We applied all individual learners and the new estimator on full dataset (which will be called full model in the following). Learners are ranked from those identified as top learners to those providing poor performance. We investigate four splits: 10-fold, 4-fold, 3-fold, and 2-fold that correspond to 90%, 75%, 66%, and 50% of data use as training samples and 10%, 25%, 33%, and 50% as validation sample respectively. Learners were evaluated using two distinct functions usually used as loss functions: squared error (SqE) and first-order coefficient ( ). The SqE is , that is, the squared difference between observed and predicted outcome. is the first-order correlation coefficient between and , which has been recently used in this context [29]. It is important to note that SqE is unbounded while . For all full models, estimates and accuracy were also computed in addition to SqE and .

We defined two threshold values to define patients having a virologic response: copies/mL and copies/mL. For example, a patient with an HIV-1 RNA reduction larger than copies/mL was classified as responder, otherwise as nonresponder. Patients may also be classified responders or not according to the predicted reduction by a given method.

3. Candidate Learners

We investigate the following learners: Logic Regression, Deletion/Substitution/Addition, Least squares regression, Random Forest, Classification and Regression Trees. All algorithms are available as free packages of software.

Logic Regression (package named LogicReg) is an adaptive regression methodology that attempts to construct predictors as Boolean combinations of covariables [30]. Deletion/Substitution/Addition (package named DSA) is polynomial regression dataadaptive that generates candidate predictors as polynomial combinations of binary covariables [31]. Classification and Regression Trees (CARTs) build a regression tree in continuous outcome setting (package rpart) [32]. Random Forest (package RandomForest) is a “bagging predictor” (Bootstrap Aggregating), this method build a model from a combination of high number of regression trees resulting in the so-called Forest [33]. Least squares regression was set up on two datasets: one consisted of all main terms and the second consisted of all main terms plus all two-way interactions (resp. denoted as LM(1) and LM(2)).

From those learners, we set up two Super Learners: Super Learner using five learners, built with D/S/A, LM(1), LM(2), random forest and CART (noted Super Learner-5 in the following), and Super Learner with six learners, the same as Super Learner-5 plus Logic Regression (denoted as Super Learner-6 in the following).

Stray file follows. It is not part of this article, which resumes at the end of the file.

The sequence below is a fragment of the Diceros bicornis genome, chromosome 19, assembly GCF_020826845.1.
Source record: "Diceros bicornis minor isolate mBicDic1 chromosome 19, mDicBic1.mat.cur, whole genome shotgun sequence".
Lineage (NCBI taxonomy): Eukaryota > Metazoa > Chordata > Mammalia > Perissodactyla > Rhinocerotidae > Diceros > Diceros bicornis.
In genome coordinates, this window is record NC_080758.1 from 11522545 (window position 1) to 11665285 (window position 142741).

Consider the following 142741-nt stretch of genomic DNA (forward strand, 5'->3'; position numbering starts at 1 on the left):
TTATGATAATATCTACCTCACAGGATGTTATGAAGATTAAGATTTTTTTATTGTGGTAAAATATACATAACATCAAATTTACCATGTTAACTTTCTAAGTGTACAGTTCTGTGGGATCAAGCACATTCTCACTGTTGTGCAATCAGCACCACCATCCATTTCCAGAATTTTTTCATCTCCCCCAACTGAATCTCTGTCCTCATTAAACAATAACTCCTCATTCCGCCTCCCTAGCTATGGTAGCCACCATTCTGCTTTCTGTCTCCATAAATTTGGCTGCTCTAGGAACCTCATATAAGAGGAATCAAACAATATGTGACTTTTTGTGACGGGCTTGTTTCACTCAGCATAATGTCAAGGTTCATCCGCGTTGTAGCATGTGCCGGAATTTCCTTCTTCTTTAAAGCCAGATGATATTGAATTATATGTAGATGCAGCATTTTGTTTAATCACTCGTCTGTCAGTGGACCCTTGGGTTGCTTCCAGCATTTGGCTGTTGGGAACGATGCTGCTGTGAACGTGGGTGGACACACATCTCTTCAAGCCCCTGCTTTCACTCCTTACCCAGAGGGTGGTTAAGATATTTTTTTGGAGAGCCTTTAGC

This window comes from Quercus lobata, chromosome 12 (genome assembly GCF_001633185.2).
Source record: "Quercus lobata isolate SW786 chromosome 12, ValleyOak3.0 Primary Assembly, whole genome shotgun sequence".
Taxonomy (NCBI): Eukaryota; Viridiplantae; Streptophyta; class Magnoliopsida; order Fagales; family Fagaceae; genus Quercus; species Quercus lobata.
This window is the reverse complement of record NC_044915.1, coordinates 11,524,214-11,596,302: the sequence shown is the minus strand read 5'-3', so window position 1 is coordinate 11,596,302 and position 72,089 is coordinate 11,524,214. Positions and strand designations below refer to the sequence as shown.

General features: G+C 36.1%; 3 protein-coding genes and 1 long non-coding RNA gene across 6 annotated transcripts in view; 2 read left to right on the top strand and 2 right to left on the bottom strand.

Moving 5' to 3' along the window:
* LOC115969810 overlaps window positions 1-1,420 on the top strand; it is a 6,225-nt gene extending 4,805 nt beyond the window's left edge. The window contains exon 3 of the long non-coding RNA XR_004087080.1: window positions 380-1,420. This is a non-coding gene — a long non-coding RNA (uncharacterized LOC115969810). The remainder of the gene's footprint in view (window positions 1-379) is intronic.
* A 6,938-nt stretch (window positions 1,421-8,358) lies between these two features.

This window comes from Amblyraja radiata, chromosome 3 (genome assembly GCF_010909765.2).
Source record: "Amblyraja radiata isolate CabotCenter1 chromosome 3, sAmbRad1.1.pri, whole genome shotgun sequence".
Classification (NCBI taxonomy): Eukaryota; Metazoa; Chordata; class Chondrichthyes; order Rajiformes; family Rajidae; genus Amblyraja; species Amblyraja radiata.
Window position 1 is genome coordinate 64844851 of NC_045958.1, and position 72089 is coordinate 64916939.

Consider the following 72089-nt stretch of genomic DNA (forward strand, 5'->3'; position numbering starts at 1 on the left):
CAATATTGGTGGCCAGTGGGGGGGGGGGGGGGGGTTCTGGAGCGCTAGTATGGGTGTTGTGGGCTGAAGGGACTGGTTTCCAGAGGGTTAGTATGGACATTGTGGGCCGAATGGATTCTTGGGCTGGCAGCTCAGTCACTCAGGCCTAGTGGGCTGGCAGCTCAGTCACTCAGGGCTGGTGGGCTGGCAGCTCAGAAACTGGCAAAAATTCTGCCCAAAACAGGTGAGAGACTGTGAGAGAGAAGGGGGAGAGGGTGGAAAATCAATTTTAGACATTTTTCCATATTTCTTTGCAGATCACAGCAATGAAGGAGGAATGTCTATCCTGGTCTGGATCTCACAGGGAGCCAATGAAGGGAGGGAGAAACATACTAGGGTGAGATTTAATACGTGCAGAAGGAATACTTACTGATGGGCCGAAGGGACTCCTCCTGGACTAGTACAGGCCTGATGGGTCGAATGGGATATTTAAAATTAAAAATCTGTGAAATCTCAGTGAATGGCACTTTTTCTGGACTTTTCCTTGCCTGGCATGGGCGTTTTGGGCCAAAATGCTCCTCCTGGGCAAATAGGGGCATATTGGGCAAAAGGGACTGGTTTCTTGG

Internal fine-tuning procedure by internal cross-validation was used to obtain the best performance for Logic Regression and D/S/A. The tuning parameters of D/S/A were maxsize = 20 (two times the number of co-variables), maxorderint = 2 and maxsumofpow = 2. All three steps were allowed (Deletion, Substitution, and Addition). CART has complexity parameter (cp) equal to 0.01. For Random Forest the number of trees was 1,000 and the number of variables to randomly consider at each node of each tree was fixed at three ( ). That corresponds to the number of co-variables divided by 3 which is usually used in regression setting. Simple linear regression was used as reference (without variable selection procedure). Methods were ranked; if two or more methods produced the same risk value, the mean rank was assigned (e.g., if Super Learner-5 and LM (1) gave the same SqE, in spite of assigning rank 1 and 2, resp., we noted 1.5 for both).

4. Results

Results of the Discrete Super Learner and Super Learner-5 are given in Table 1. For example, based on the SqE as loss function and a 10-fold cross-validation, LM(1) was identified as the top learner followed by Random Forest and CART. LM(1) slightly decreases its performance from the 1st rank on 10-fold to 3th rank on 2-fold while Random Forest becomes the second learners for the remaining -folds. Surprisingly, linear model with interaction terms, LM(2), provided poor performance for all -fold. The Super Learner-5 provided at least as good performance as the top learner whatever the -fold cross-validation. loss function drew similar findings. Although the ranks of the different learners are relatively stable, the combination of the Super Learner-5 provided the best performance. Inclusion of Logic Reg as additional learner in the previous set of candidate learners led to different findings (Table 2). Globally Logic Reg performed poorly, and only LM(2) produced worse performance than Logic Reg. Based on the SqE as loss function, including Logic Reg in the Super Learner-6 decreased its performance compared to Super Learner-5. Based on as loss function, the performance of the Super Learner-6 was very good.

tab1